In light of recent tragedies in Scarborough and Colorado, parents should seriously reconsider whether fake guns have a place in their kid’s toy box.
Guns have never felt less like toys than in this hot, violent summer. Real bullets have rended flesh and stopped hearts—not just in back alleys and dark parks, but at food fairs, barbecues, and movie theatres. Meanwhile, toymakers continue to pump out “play” guns of every imaginable size, shape and sound effect, from the AK47 SWAT Team Assault Rifle Machine Gun Toy with Light Scope & Shooting Sounds to the Nerf N-Strike Elite Retaliator Blaster.
Amazon.com boasts 1285 items in its “toy guns for kids” section while a trip to Toys R Us or Walmart will net you a wide range of Air Zone dart guns, super soakers, and military-inspired Nerf weaponry. Dollar stores offer an even wider selection, complete with old-school cap guns amid their cheap-o toy rifles, handguns, and sci-fi shooters.
As the parent of a two-year-old boy, toy guns are not an issue I’ve had to personally deal with yet, but it is inevitable and it is encroaching. You know how you’ll see one ant, and then suddenly notice that they’re everywhere? That’s what it’s like when you have a toddler—you’ll notice suddenly that guns are culturally inescapable, from black-and-white Lone Ranger YouTube videos to brightly coloured superhero cartoons to, sadly, blood-soaked newscasts.
The past two months have been so brazenly bullet-riddled, the Parkdale public library has installed an anti-gun display in their teen book section. But maybe we need to aim the message even younger, since so many people out there seem to be treating real guns with the gravitas of toys.
Raised by hippie parents out west, I grew up in a household where toy guns were verboten. I, of course, simply played with them at friends’ houses, or found a stick that was gun-shaped enough to use for a backyard war game or a round of cowboys and Indians. I felt my parents’ decision was arbitrary and unfair, especially when I discovered my dad had kept my confiscated water gun for use as a prop in his acting class rather than disposing of it. I just wanted to play with the other kids. It was fun.
So are toy guns really that bad? There are plenty of studies linking fake guns to real aggression, but I find them flawed—perhaps aggressive kids like to play with toy guns, as opposed to toy guns inspiring kids to act aggressively. And I’ve played videogames most of my life, including ultraviolent shooters, and am not at all a violent sort. If I decried the critics who tried to blame Columbine on Doom, why should I be so opposed to analog gunplay?
Yet the very idea of toy guns still upsets me—a feeling that increases with every shooting report from Scarborough to Aurora, Colorado—because they feed a culture that actually treats actual deadly weapons as playthings.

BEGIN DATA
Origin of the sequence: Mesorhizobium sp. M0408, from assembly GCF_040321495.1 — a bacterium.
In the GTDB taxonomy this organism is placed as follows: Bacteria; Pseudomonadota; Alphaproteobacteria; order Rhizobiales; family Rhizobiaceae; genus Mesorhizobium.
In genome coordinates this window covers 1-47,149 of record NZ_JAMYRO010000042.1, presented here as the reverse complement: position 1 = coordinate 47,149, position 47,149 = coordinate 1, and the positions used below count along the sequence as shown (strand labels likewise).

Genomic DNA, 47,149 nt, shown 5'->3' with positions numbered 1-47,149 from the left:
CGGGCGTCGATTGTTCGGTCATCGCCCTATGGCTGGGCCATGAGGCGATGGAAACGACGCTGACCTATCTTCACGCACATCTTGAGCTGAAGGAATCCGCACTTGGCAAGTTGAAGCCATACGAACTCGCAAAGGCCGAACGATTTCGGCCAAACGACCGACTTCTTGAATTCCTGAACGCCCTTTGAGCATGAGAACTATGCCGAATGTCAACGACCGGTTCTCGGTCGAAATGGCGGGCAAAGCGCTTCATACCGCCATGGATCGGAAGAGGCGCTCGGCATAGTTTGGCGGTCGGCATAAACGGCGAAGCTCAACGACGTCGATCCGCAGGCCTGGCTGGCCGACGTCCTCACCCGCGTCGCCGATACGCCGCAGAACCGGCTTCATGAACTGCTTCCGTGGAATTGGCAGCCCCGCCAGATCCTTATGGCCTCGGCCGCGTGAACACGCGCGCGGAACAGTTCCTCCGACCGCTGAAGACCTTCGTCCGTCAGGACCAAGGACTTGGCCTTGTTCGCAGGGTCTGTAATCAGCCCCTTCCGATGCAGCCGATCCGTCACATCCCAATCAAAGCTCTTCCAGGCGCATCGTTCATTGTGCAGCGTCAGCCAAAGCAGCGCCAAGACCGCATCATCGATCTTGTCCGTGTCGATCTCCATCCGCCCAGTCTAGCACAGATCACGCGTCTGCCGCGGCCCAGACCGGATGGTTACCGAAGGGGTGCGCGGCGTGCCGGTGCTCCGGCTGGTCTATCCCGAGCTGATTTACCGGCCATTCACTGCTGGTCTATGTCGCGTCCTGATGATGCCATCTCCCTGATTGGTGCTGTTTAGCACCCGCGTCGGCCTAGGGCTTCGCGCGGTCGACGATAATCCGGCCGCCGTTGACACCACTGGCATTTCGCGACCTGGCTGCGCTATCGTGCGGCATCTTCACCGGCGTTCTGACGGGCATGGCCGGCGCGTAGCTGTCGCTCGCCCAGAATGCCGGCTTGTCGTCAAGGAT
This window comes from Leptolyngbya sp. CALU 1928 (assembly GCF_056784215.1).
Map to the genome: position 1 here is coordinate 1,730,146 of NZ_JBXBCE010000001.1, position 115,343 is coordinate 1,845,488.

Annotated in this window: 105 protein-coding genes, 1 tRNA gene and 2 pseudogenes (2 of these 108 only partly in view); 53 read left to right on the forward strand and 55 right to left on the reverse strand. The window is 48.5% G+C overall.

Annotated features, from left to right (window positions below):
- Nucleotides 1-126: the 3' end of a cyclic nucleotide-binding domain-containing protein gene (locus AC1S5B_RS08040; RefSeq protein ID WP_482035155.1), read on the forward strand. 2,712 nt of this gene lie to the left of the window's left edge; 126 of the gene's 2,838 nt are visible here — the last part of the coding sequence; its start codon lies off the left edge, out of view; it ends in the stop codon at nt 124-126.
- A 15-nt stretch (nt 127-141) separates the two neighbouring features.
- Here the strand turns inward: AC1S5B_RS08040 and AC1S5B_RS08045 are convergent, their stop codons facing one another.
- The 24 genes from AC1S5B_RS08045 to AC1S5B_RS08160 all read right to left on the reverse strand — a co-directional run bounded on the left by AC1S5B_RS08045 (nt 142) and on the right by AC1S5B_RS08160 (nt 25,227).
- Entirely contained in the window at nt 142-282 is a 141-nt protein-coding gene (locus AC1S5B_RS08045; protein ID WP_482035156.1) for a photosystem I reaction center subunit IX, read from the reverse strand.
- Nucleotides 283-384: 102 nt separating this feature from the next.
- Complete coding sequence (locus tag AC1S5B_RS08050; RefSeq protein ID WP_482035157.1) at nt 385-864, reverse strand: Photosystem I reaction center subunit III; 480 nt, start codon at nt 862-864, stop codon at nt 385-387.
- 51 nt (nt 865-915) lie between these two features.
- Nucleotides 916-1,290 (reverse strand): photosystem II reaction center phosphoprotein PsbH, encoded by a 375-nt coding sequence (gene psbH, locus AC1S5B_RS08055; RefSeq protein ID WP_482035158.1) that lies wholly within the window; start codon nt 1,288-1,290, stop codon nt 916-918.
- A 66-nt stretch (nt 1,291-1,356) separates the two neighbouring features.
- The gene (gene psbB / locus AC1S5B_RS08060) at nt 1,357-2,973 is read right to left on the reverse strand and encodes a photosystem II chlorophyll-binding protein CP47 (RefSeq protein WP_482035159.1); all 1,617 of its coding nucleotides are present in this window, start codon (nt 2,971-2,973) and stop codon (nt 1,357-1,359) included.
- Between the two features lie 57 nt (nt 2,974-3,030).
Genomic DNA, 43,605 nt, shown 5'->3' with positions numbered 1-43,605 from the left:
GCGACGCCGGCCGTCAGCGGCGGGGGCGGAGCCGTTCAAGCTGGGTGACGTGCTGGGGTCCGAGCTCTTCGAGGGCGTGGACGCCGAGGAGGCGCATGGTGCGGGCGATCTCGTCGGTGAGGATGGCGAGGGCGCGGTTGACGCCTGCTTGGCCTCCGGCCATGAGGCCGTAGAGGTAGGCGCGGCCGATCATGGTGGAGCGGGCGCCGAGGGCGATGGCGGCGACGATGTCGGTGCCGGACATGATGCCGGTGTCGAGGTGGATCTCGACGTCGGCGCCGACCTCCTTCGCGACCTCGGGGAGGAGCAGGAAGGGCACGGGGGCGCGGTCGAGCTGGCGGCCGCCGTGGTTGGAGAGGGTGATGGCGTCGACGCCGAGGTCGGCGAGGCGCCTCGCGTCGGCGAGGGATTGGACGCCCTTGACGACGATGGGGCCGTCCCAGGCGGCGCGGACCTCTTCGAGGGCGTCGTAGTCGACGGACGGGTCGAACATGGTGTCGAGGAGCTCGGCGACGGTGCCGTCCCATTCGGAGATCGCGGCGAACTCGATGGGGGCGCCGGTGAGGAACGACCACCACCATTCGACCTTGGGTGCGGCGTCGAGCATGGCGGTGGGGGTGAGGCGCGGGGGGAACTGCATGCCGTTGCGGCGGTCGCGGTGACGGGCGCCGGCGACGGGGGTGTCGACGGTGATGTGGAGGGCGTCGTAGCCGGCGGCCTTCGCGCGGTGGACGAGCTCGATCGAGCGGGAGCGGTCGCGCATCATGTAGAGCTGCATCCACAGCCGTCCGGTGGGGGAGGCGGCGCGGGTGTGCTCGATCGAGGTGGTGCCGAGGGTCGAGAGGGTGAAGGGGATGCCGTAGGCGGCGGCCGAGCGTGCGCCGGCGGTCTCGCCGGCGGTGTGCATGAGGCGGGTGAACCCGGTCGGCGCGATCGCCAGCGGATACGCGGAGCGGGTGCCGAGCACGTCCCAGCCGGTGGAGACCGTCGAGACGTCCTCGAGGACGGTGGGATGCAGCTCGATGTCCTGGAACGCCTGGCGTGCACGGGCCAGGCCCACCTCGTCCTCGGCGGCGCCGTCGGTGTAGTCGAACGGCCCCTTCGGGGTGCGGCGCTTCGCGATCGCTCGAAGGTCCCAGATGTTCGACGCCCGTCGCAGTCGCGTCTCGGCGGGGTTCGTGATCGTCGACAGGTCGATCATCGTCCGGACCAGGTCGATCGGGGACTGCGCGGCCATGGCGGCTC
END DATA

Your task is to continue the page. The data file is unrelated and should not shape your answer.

The anti-political correctness crowd will shout that boys-will-be-boys, even even suggesting “the next time that a child tears around the backyard ‘killing’ all the bad guys and tearing off their heads, we recommend that his or her parent smile and compliment their child’s ability to take care of the bad guys.” Canada’s own Toyland Company absurdly argues “a ban on toy guns can actually stunt children’s development and cause increased violence and rule-breaking.”
I actually have no inherent problem with violence-tinged role-play. Children see things as black and white, good and evil, and having these two forces battle it out is an innate part of being a kid trying to make sense of the world. They’re just pretending, and conflict is an intrinsic part of storytelling. My Autobots and Decepticons didn’t exactly have tea parties, my favourite comic was Secret Wars, and when we played Knights of the Round Table, somebody always got pretend-skewered.
But there’s something different about gunplay. Perhaps it’s because transforming robots and Marvel superheroes are obviously fantastical and a sword is a relic of a bygone era, thus easily differentiating the real and the imagined. Not to make light, but last weekend in Toronto there were four people shot in three separate incidents—and not a single swordfight.
My son Emile’s natural disposition is sweet. He doesn’t start fights in daycare and when he imagined that monsters were invading Pirate Forest (a.k.a. the pathway between our house and our neighbour’s), Emile’s plan of action was to hug them. But he’s still a boy. And most boys like to play with guns. He probably will, too. But not at our house.
Toy guns don’t turn kids into killers, and I’m not suggesting a ban. But not buying them is a most powerful statement. Already, the number of toy guns in major chains is less (and the designs less realistic) than when I was a kid—and hopefully a summer like this horrific one will help convince more parents that toy guns simply aren’t appropriate playthings. Maybe, one day, the whole idea of toy guns will be viewed with the same you-sold-these-to-kids?!? dropped-jaw disbelief as bubble pipes and candy cigarettes.